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Abilene Reporter News Newspaper Archive: November 28, 1954 - Page 1

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Publication: Abilene Reporter News

Location: Abilene, Texas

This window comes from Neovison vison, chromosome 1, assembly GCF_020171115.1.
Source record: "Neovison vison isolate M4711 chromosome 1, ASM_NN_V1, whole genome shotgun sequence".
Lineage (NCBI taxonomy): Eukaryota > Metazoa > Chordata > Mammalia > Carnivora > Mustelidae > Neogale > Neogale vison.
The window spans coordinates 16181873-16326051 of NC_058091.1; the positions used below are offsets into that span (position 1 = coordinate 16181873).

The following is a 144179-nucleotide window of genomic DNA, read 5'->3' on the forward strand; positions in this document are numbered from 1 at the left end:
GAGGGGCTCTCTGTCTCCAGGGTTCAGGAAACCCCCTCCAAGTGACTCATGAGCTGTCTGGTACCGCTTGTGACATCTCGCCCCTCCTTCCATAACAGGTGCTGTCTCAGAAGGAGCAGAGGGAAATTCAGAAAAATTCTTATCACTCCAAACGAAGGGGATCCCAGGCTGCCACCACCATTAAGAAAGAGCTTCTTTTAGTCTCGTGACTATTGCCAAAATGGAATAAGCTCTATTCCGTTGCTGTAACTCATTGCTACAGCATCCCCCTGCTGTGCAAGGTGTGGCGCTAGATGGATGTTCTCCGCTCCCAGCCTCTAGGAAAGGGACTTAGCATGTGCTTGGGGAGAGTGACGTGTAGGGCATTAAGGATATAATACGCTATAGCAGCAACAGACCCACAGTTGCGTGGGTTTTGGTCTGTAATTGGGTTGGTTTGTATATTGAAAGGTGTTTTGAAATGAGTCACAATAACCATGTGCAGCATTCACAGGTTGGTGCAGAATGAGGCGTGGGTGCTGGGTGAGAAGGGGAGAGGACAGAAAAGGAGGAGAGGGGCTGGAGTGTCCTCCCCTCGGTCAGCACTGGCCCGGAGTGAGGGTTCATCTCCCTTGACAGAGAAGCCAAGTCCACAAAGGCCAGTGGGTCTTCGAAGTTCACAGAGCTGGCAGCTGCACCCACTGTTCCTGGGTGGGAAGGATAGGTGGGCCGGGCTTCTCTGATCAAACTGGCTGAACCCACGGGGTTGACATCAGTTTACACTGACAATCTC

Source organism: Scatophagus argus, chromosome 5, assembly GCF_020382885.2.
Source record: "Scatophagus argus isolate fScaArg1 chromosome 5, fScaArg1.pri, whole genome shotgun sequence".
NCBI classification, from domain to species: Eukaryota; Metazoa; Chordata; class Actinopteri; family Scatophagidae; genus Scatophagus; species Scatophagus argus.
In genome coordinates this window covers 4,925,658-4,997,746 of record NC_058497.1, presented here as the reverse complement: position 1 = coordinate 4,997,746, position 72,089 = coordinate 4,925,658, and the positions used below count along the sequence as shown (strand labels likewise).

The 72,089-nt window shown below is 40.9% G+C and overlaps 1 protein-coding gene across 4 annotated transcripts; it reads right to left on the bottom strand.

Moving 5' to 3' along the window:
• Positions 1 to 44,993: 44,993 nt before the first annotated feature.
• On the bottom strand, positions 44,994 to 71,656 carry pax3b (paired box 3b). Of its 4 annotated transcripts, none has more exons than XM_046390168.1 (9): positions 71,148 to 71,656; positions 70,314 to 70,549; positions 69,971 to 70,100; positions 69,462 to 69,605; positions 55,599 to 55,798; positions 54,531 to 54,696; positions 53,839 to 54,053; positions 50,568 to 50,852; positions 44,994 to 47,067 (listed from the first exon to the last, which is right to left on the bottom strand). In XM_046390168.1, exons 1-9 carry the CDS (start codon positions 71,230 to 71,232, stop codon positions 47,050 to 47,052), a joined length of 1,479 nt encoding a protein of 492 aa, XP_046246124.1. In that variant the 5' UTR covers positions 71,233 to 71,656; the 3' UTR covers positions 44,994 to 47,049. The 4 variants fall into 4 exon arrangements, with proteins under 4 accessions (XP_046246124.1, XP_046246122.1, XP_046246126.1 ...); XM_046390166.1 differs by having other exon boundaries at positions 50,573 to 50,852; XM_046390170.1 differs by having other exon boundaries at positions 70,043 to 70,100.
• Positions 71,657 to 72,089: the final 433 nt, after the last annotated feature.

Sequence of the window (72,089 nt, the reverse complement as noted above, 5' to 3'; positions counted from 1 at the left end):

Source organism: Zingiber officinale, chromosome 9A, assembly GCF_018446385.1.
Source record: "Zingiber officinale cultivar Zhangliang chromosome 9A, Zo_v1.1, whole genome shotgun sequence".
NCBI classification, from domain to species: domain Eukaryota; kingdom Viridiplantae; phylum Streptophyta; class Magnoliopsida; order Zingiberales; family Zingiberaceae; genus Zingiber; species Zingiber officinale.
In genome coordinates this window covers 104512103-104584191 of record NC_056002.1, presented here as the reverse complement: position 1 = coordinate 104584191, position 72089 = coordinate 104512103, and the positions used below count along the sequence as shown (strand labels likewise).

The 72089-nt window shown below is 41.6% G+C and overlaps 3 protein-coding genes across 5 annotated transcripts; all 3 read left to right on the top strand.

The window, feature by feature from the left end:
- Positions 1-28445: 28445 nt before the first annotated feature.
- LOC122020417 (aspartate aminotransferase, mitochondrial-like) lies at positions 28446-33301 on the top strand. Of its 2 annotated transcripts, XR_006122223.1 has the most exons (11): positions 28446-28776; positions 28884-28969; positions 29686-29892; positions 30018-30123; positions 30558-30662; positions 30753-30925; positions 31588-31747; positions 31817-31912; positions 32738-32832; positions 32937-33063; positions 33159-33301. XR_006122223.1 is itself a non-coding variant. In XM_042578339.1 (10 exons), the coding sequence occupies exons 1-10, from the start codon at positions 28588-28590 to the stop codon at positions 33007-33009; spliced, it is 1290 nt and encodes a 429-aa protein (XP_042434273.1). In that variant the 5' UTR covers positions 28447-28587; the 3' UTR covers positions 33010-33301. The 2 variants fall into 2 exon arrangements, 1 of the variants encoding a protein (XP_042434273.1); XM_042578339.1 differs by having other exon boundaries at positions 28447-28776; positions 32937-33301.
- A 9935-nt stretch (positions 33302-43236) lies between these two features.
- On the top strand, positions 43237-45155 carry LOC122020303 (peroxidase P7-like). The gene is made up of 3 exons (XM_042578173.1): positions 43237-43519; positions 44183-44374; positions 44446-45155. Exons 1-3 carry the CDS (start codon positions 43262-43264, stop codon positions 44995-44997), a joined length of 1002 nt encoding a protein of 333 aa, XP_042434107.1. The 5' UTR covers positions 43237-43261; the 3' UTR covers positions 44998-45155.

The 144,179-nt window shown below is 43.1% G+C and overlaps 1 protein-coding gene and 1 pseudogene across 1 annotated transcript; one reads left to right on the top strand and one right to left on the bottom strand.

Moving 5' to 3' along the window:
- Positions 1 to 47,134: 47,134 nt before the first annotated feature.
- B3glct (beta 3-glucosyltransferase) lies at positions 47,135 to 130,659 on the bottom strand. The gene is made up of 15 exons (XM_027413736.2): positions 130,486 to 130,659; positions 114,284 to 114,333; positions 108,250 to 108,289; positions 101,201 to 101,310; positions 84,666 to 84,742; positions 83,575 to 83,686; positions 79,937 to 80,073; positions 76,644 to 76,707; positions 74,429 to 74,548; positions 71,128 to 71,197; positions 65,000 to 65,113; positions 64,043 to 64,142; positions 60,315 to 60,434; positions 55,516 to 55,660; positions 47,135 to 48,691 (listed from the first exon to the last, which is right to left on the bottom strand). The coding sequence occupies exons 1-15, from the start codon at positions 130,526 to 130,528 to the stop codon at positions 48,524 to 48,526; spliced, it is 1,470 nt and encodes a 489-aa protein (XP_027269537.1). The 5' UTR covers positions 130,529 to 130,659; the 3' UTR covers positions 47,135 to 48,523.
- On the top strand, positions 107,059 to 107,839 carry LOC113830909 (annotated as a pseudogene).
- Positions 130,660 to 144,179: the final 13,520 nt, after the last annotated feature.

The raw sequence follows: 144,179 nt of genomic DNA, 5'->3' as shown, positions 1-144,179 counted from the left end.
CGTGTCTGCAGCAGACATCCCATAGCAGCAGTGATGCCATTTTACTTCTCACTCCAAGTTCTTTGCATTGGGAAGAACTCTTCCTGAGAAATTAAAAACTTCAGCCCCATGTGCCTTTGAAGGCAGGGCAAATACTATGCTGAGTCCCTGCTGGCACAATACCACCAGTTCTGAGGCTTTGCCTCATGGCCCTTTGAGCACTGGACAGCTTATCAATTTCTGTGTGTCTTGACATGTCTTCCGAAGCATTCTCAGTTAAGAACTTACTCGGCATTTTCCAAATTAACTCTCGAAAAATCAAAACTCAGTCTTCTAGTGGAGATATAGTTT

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   Abilene Reporter-News, The (Newspaper) - November 28, 1954, Abilene, Texas                               I-HA- Tech 61 H-SU 21 ICU 19 Houston 20 Baylor 23 Tech, 7 Georgia 14 Miss. St. 27 Army 47 N. Carolina 14 14 Tuiane 13 Abilene Reporter "WITHOUT OR WITH OFFENSE TO FRIENDS OR FOES WE SKETCH YOUR WORLD EXACTLY AS IT SUNDAY ,VOL. LXXIV, NO. 162 Associated Press (AP> AB1LKNE, TEXAS, SUNDAY MORNING, NOVEMBER 28, PAGES IN SIX SECTIONS PRICE DAILY 5c, SUNDAY IOC Two German Sectors Hold Voting Today FRANWUHT. Germany, Nov. 27 up-Nine million voters in Iwo big German slates choose new parliaments tomorrow in an election which could prob- ably won't break Chancellor Konrad Adenauer's tight hold on the federal government. In Bavaria, eligible vot- ers name 204 Parliament members and in Hesse, voters se- lect 96. First Since 1950 It is the first parliamentary elec- tion in each state since 1930, when the Socialists captured control of Hesse, and a coalition Christian Social Union-Socialist government emerged in Bavaria. Campaigning has been I'iolenl and vindictive, and are the first state elections in postwar Germany where national leaders havc'taken such a conspicuous part. Chan- cellor Adenauer, 78..sought vindi- cation o! his policies and stumped bo'.h states vigorously. Opposition Socialist leader Erich Ollenhauer was jusl as active. Tuo Big Issues Beside a multitude of domestic issues plaguing both parlies, two big factors are the pivotal points of the voting: 1. West German rearmament. 1. The Paris agreement "Euro- Hie Saar" under tempor- ary French control. Rearmament is the bigger ques. tion. There has been sharp, out- spoken opposition. West German Defense Minister Tehodor Blank was attacked and beaten by a Bavarian crowd when he attempt ed to campaign on the rearm a ment issue. The resentment against rearms menl isn't all Communist-inspired There are young G-ermans whi regard as odious, the prospect o becoming soldiers again. The Com munists have tried to fan (he fires against rearmarnant, and they have had some unwitting fuel in these young men. Red China Blockade Proposed by Senator RED CHINESE BROADCAST Kefauver Backers Seek 10 Million Presidential Draft CHATTANOOGA, Tenn., Nov. 2 drive lo obtain 10 millioi signatures boosting Sen. Kefauve (D-Tenn) for president will star in January. group of his sup porters announced today. Barney Hasden, president of lh> Chattanooga "Youth Organizatio for said pelilions wil be sent to each slate urging lha people sign them in an effort t get Kefauver to seek the Demo cratie presidential nomination I WX. Moran Boy Hunier' Condition Criticai Danny Stephens, 10. son of M and Mrs. George Stephens. Bloc farmers of near Moran, was ace dentally shot Wednesday whi! hunting. He was taken to Hendrick M morial Hospital, where he remai ed in critical condition Saturda night. The youth was shot through right lung when he reached [to horseback lo pick up a .22 rif leaning against a post. U. S. Fliers Shot Down Over Manchurian Area HOMECOMING QUEEV PAL riding to gridiron coronation H-SU EXES FEAST Queen's Crowning Climaxes Reunion TOKYO. Sunday, Nov. 28 Red China news commentator said last night that U.S. fliers among the 13 Americans sentenced as "spies" recently were shot down over two provinces of Manchuria and therefore could rot be consid- ered as Korean War prisoners. Kiang Nan. commentator for llsinhua IN'ew China News) quoted in the Peiping broadcast. "ft is not easy, however, for the warmongers of the U.S. to deny their criminal dispatch of spies into the broadcast said. "They now allege (hat these two oups of US. spies were merely .soneri of war captured during e Korea War. These spies, they aim. should be repatriated ac- rding to the Korean armistice reement. 'But fhc plane (B29) in which John Knox Arnold (of Silver ring. Md.) was shot down was er Liaoning Province inside Chi- apd the plane IB29) in ohn Thomas Downey (of New ritain, Conn.) and Richard eorge Fecteau (of tynn, Mass. Pal Schwartz, Hardin-Simmons University senior from Meadow, ivas crowned homecoming queen during half tune activities at the !i-SU Texas Tech game Satur- day afternoon. She is a cheer lead- er. Afterwards the ex-students, who ad watched their alma mater's :cam take a terrific shellacking from the Red Raiders, met in the college dining room for a barbe- cue supper. Kenneth Hill, who hcd charge of ticket sales, said that some persons were fed, and approxi- mately 100 other people stopped in the dining hall "just lo visit." After the barbecue, the A Cap- pell a Choir and exes of that group met in Mary Frances Hal! for a visitation period too. Hill said. Sliaw Heads Exes New officers of the ex-sludents association include Guy Shaw. Abi- lene attorney, who was chosen president of the organization; Charles Mclaughlin of Fort Worth, Mary Lou O'Rear of Abilene, Fel ton Jones of San Angelo and Gladys Paradowski of Houston, vice presi- dents; Mrs. Claude McAden o! Abilene, secretary, and Strauss At- kinds of Canyon, chaplain. They will assume their duties next June. Earlier in the day, H-SU trustees met to hear Dr. Evan Allard Heiff president of the college, give hi; annual report, and to re-elect their officers. Board of trustee officers are W. Wright, president: 0. D. Dilling- lam and Raymond Foy, vice pres- idents, and John H. Alvis, secre- ary. Growth Problems Cited Rciff, in his report, said that American higher education is now onfronted with a number of Iran sitional factors, and that H-SU is no exception. In fact, he pointed out, church and church sponsored col eges are particularly affected. These factors, he said, include a re-estimate of the function of the church sponsored college, the weparalion which must be made for increased enrollment, and the continuing adjustment to economii factors which affect the resource of the schools. 'Clear advances were shown b: H-SU in the past year." the presi dent continued. "These include th present program of dormitory de vetopmenf, establishment of a new mode of business operation, an advancement of the academic pro gram." School Receives Bounty HOUSTON, endowment has been presented Baylor University College of cine by Lamar Fleming Jr., co lege officials said today. Goodfellows: Pleas Already Coming in for Yuletide Aid Already they're coming. The requests for help and a lit- tle cheer for Christmas. "Dear Mr. r.oodfcllow..." "Dear Friends To answer them, the Goodfellows will have to have 56.675 this year. So far. only has been donated. "I am a poor widow. 63 years old 1 hope you will remember me to send me some groceries, and 1 will thank you so much The Goodfellows hope (o spend on food this year for the families they will send food for Christmas. They need another H.- 2W for clothing and S1.Z50 for toys The toy store will be open from Dec. 16 until Dec. 22 this year at 377 Walnut St.. so that parents may come in and. pick out Iheir chil- dren's gifts- Xot all of the loys will be rew by any means, bul they will all be good. That's another way in whicl contribute lo the Good WIOKS by donaling good hu used loys lo be freshened up bj Jocal firemen. U. S. Reservists in rmy and Air Force recruiters] pick up bys all over lown 'uesday and Wednesday. The biggest need right now is wney. No solicitaiion is made for the Goodfellows. They are a commu- ity-wide charity, and all gifts are trictly volimlary. Checks should be made oul to Goodfellows and senl lo The Re- porter-News. Abilene. Your money will go a long way. ;t will mean more than you could ever lo little fellows like his: "1 want to know if you could Jve some toys for me and for my hrcc brothers and my sister   years. fore rising tides closed over U last night. Ships slpod by with oxygen torches ready to cut jnlo the later today if the winds abate, but the weatherman gales. forecast more KILLED ANOTHER YOUTH Teachers Will follow Texas Policies FORT WORTH, Nov. 17 uv-Tex- as State Teachers Assn. today end- ed its 76lh annual convention with the meeting of the House of gales. Attendance was estimated at In one of the 23 resolutions passed today.' delegates pledged "to co- operate fully with the State Board f Education and the Texas Edu- ation Agency in the carrying out such decisions that may be made y the constituted authorities of he state concerning segregation in ublie schools." Delegates also approved a res- lution calling for continuing effort n building effective teacher re- ruitment in the state. ought to he willing to join a blockade. But if they arc not, he said, in no event should these Allies he given any veto over American ac- tion. "If the Communists don't re- spond to our note and continue to liold our uniformed men in prison in direct violation of the Korean truce, with or without the supporl of the United Nations we would be justified in clamping a tighl blockade on Knowland asserted. Should Serve "We should serve notice on them that no vessel get in or ou of China until these Americans are released. I believe we con maie it so expensive lo them that our men will be released. "We have Ihe power to do this and the moral obligation to uo it Those associated with us In the free worjd should cooperate but don't think we should give them a veto on our actions." The United States has trans- mitted through Ihe British Foreign Office a ncie ranched in the stiff- esl terms. U accused the Chinese Heds o( violating international law, the Korean armistice and "elementary precepts of justice and humanity" in imprisoning fli- ers and two men listed ES civilian employes of the U.S. Army. The 13 were captured durng the Ko- rean War. Following up its.note, Won't Talk On Scandal ROME, N'ov. 27 Ifl-Mrs. Lilians Sotgiu came out of hiding and called on the public prosecutor to- day in connection with a sex scandal involving her husband, Communist lawyer Giuseppe Sot- giu. informed Prosecutor Giovan- ni Mlrabile thai as Ihe wife of the accused she would not say a word. The 50-year-old husband, 'who few monihs ago was a leading critic of public morals, is charged by police with "contributing to the corruption of minors." Mirabile has ordered him to appear fof' questioning along with five young women. Boy, 14, Enters Pen For 9-10 Year Stay "My father pay rent and b ood and we are 10 in all the fam y. Well. Ihanks. Vour friend. OPERATION GOODFELLOWS SANTA FE, N.M., Nov. 27 17.- As a rule, children can'l visit the Mexico Stale Penilenliary, bul there's a child behind the walls tow who mav not get out until he's a man. The heavy gales clanged shut Ihe other day behind Eulalio Salgado Jr. of Carlsbad, just after his Hth birthday, and prison authorities be- lieve he is Ihe youngest prisoner they've ever bad. "He's going lo be a real problem to Warden Morris Abram says. Young Salgado is awaiting ap- peal to the Stale Supreme Court froTn a 9-10 year voluntary man- slaughter sentence for the fatal abbing of a 17-year-old Arlesla oulh during a gang fighf. The boy will be by himself for ie customary quarantine period in le nexl Iwo weeks or so. Officials aven't decided what to do with m after that. "He will probably have lo be in cell by himself or in a two man ell with some reliable person.' eputy Warden Andrew Warming ays. "Our plans for him are stil ndetinitc. though. We'll have lo that out." "In he compares with Ihe (her fellows." says "s going to be something for us to n-alch after him." Used Toy Pick-up To Start Tuesday Tuesday and Wednesday will be the days for Operation Goodfeilows on the part of U. S. Marine Re- servists and Army and Air Force recruiters. They will cover the town In two trucks lo pick up toys for the Goodlcliows' Chrblmas .-tore. The trucks will visit the north side o! town Tuesday and the south side Wednesday. Capl. H. C. Schry- ver. instructor inspector at the USMCR unit here. said. They want chiefly wheel toys- tricycles, scooters, doll buggies, wagons, and the like but wil' also collect usable smaller toyi. Emphasis is 'usable." Capl. on Ihe word Schryver said However, loys which may be re- ed and spare parts like wheel rrom worn out toys which migh be used in repairing ethers an welcome. The toys will be taken to th Central Fire Station at Nort Fo-aTth and Cedar Sts. They wi' be sorted Ihere and delivered t the branch stations around town where firemen will repair ar psinl them. Last year, reservists estimate that they piclsed up toys o tf! TOV, Vtlt 4-A, Col. 4 THE WEATHER V. S. DLPARTMF.YT OF COMMERCE RCRFJV AP.H.KNK AND VICIXTTY Car.llo- Air wi'h no rfiasEes w tempt ttares and Mfl-day. Kizti 70 desrers. lev Bieht <0. Monday 6j. NORTH CKNTRAL AND WEST TEX.4 and enl-Icr ard Sc: ay fAir and AXD SOVTll CENTRAL TEXAS Pj.rtb' tlo-dy. icatlered sfcowfrs in 'art south portion IQiT.iac Cfloler San. fjir and coldFT S-rday ard MOTldAJ. TEMFERATl KE5 DUSTY TODAY Clear Day Awaits Sanla the administration was reported lo be pressing Ihe campaign for re- lease of the 13 hy rallying free world opinion against the lied "outrage." Administration Silent But Ihere was no indication thai administration officials were con- sidering any blockade action Knowland gave no sign thai they were bul he indicaled his belief that some action might be forth- coming by hinting he might ask the Senate to reman in session beyond a vote on its pending busi- See BLOCKADE, Page Z-A, J Mrs, Hunier Stiles, 1898 Abilene Bride, Dies at Dallas Home DALLAS, Nov. 27 m-Mrs. Hunt- er A. Stiles, 84, who was reared on a ranch between Abilene and Al- bany and was known for her fine rifle snooting, died today at the home of her son. Dr. Wendell A. Stiles'. Funeral services will be held at 10 a.m. .Monday in the Highland Park Presbyterian Church. She also directed and produced several amateur plays in early-day Abilene. She was a graduate ol the Cincinnati Conservatory of Mu- sic. In 1893 she was married to Dr. Hunter A. Stiles in Abilene. Her husband practiced medicine ia Waco nearly 50 years. Upon hii depth in 1933, Mrs. Stiles moved Dallas to live with her son. Set PARADE STORY on Pg. t-B Abilene may get some wind and dust Sunday, but conditions will clear and weather will be just slightly cooler for the arrival of Sanla Glaus here Monday night. The beginning of a dry cool front was kicking-up dust in the Pan- handle Saturday and dropping temperatures slightly. U was due to arrive in Abilene between 2 and 4 a.m. Sunday and move through the whole state by night- fall. At Lubbock. visibility was cut lo three miles by dust Saturday noon. Childress reported strong winds with gusls tip to 39 miles an hour. A forecaster at the Weather Bu- reau here said the strong winds and gusls of about 39 miles an hour would continue through Abi- lene. Visibility here is likely to be restricted some, but will probably not go below three miles at any time. A high temperature of 70 de-, grecs is expected Sunday, with a! 65-degree high due Monday. Low Sundav nighl will be 40. 10.. Hicb atd Inw temperalcrw for 21 bnars ended at pm.: G9 32. and fev tfmperttorrs sane date last year: 63 and 37. Sur.iet lail pin. Semite to. day am Saftsct lonlsM p.m. Baroir.elcr readffiS M p.m. 77.64. Felalht it p.m. 25 per SHOPPING DAYS TO CHRISTMAS HISS LEAVES Hiss, former State De- partment official, walks away front the federal peniten- tiary at Lewisburg, Pa., with his wife after his release. He served three and one-half years of a five year term im- posed after he was convicted of perjury. Hiss, out on pa- role, is followed by an unidentified attorney. (See Story Page 3-A)